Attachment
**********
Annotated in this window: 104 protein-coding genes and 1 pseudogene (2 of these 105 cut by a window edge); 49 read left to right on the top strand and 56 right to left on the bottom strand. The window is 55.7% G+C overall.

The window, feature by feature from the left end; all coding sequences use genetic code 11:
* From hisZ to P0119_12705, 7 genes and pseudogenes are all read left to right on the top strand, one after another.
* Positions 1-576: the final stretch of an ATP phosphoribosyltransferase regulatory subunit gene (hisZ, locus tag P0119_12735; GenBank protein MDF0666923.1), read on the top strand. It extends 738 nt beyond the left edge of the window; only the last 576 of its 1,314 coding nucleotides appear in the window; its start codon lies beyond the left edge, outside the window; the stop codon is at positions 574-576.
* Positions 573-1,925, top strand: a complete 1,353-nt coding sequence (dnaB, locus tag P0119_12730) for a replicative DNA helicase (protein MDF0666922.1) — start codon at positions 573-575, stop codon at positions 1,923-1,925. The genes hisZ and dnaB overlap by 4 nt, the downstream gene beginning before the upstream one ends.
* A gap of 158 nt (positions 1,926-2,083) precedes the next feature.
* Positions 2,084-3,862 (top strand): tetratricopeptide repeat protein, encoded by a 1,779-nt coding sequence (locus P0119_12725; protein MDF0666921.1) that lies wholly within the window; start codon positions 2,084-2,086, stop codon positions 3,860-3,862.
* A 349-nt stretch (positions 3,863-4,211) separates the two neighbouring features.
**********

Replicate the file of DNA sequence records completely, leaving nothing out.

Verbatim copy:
Annotated in this window: 104 protein-coding genes and 1 pseudogene (2 of these 105 cut by a window edge); 49 read left to right on the top strand and 56 right to left on the bottom strand. The window is 55.7% G+C overall.

The window, feature by feature from the left end; all coding sequences use genetic code 11:
* From hisZ to P0119_12705, 7 genes and pseudogenes are all read left to right on the top strand, one after another.
* Positions 1-576: the final stretch of an ATP phosphoribosyltransferase regulatory subunit gene (hisZ, locus tag P0119_12735; GenBank protein MDF0666923.1), read on the top strand. It extends 738 nt beyond the left edge of the window; only the last 576 of its 1,314 coding nucleotides appear in the window; its start codon lies beyond the left edge, outside the window; the stop codon is at positions 574-576.
* Positions 573-1,925, top strand: a complete 1,353-nt coding sequence (dnaB, locus tag P0119_12730) for a replicative DNA helicase (protein MDF0666922.1) — start codon at positions 573-575, stop codon at positions 1,923-1,925. The genes hisZ and dnaB overlap by 4 nt, the downstream gene beginning before the upstream one ends.
* A gap of 158 nt (positions 1,926-2,083) precedes the next feature.
* Positions 2,084-3,862 (top strand): tetratricopeptide repeat protein, encoded by a 1,779-nt coding sequence (locus P0119_12725; protein MDF0666921.1) that lies wholly within the window; start codon positions 2,084-2,086, stop codon positions 3,860-3,862.
* A 349-nt stretch (positions 3,863-4,211) separates the two neighbouring features.